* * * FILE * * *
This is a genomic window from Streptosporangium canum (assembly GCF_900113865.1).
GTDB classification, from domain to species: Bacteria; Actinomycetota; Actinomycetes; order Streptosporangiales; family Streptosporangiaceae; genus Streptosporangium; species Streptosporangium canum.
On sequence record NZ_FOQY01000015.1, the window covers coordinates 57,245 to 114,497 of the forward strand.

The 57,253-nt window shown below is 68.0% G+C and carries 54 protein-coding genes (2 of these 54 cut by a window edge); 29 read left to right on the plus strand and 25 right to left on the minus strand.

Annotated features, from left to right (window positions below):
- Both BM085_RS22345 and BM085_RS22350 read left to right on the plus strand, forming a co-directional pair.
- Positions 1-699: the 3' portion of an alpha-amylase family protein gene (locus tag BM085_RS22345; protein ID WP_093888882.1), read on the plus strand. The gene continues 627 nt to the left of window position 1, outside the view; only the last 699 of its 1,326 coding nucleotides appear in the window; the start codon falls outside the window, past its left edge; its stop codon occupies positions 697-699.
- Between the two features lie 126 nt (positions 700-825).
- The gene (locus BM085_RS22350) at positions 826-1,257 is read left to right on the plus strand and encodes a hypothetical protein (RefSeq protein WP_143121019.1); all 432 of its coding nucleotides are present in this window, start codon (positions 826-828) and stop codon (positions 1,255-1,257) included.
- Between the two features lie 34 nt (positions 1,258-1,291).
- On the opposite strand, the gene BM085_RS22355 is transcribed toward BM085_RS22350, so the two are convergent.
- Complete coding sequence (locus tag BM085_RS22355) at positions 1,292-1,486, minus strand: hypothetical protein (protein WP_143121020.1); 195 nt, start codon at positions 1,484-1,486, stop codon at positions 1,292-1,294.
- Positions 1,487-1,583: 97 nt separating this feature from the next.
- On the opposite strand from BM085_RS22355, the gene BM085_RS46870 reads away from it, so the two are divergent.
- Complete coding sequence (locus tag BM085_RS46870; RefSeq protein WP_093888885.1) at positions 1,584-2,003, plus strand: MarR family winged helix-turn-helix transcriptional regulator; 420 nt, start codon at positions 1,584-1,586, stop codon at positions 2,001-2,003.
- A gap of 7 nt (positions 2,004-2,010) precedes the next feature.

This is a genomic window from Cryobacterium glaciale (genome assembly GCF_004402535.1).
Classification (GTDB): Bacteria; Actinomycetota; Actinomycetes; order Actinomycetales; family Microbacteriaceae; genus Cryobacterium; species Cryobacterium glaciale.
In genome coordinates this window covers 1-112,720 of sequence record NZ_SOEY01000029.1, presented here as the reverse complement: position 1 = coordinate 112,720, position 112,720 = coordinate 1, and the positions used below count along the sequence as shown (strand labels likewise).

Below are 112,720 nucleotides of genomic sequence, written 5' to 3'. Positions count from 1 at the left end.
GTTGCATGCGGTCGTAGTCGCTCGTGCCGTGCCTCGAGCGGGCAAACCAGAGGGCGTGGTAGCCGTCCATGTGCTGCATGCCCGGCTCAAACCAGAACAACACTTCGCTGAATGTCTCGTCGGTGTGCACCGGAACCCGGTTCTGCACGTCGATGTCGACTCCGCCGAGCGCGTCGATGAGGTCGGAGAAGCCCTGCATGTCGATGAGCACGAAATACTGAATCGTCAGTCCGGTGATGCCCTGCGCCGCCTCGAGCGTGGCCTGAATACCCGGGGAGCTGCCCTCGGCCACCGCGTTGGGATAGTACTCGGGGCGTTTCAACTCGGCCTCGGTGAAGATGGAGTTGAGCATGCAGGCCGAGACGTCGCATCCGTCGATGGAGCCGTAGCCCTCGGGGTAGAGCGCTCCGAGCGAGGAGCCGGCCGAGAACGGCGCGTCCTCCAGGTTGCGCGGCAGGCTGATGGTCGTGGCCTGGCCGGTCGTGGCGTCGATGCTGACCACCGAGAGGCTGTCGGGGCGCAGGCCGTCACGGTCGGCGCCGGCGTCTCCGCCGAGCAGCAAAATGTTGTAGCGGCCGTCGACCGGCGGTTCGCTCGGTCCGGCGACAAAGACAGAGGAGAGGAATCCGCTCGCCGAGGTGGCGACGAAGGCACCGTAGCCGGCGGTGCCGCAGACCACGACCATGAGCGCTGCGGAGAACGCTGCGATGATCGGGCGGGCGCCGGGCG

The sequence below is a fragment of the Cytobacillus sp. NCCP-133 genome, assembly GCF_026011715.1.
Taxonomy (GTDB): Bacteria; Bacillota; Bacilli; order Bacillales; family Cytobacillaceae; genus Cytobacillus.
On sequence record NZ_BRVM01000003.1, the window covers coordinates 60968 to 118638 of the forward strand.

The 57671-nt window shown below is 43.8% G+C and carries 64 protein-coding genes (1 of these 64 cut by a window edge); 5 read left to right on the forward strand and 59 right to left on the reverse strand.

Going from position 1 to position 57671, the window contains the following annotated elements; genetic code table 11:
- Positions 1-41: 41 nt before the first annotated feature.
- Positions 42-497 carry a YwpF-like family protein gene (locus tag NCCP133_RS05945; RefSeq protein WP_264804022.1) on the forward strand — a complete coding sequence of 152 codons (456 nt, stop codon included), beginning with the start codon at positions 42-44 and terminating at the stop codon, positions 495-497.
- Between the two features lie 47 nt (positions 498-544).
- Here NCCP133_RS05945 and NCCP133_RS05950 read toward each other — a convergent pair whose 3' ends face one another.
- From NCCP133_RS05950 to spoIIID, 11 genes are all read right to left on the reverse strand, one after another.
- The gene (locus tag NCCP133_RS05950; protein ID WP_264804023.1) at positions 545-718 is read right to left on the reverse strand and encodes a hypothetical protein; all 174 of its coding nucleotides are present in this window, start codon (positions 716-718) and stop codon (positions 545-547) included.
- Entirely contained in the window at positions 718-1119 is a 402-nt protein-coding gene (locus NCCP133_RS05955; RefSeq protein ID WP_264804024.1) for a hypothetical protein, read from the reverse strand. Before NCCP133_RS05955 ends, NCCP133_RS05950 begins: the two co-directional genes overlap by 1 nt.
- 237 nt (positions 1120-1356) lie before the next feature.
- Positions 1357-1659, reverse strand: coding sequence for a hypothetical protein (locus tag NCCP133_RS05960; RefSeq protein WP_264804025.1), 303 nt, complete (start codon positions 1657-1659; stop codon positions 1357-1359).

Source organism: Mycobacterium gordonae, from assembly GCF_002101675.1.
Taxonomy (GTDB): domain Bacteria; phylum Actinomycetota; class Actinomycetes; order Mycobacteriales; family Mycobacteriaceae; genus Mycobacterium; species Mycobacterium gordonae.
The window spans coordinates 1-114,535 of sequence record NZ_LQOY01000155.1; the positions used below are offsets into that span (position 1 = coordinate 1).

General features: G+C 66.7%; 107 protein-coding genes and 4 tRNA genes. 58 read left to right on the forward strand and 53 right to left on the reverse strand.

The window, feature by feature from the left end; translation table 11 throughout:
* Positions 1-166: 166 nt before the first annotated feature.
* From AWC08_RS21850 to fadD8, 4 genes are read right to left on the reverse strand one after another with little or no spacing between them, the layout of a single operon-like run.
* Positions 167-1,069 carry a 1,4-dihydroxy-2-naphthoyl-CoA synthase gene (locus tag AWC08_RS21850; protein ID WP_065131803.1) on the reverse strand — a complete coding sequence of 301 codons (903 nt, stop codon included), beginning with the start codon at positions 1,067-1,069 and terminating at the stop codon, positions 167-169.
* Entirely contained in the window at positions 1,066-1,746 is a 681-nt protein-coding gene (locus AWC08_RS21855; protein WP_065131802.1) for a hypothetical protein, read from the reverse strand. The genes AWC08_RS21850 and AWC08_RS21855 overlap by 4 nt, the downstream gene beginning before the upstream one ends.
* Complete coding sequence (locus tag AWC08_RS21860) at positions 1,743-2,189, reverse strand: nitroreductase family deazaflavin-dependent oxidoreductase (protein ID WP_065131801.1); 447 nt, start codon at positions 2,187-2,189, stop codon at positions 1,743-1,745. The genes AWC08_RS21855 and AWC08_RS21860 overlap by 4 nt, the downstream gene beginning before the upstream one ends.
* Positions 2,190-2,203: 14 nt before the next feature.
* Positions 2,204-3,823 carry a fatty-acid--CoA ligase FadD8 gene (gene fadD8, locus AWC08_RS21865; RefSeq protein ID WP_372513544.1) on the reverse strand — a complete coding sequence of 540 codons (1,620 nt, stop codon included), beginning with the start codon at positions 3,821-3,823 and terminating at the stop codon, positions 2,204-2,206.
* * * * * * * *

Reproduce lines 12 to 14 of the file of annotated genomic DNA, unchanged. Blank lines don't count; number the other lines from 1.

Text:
- Complete coding sequence (locus tag BM085_RS22355) at positions 1,292-1,486, minus strand: hypothetical protein (protein WP_143121020.1); 195 nt, start codon at positions 1,484-1,486, stop codon at positions 1,292-1,294.
- Positions 1,487-1,583: 97 nt separating this feature from the next.
- On the opposite strand from BM085_RS22355, the gene BM085_RS46870 reads away from it, so the two are divergent.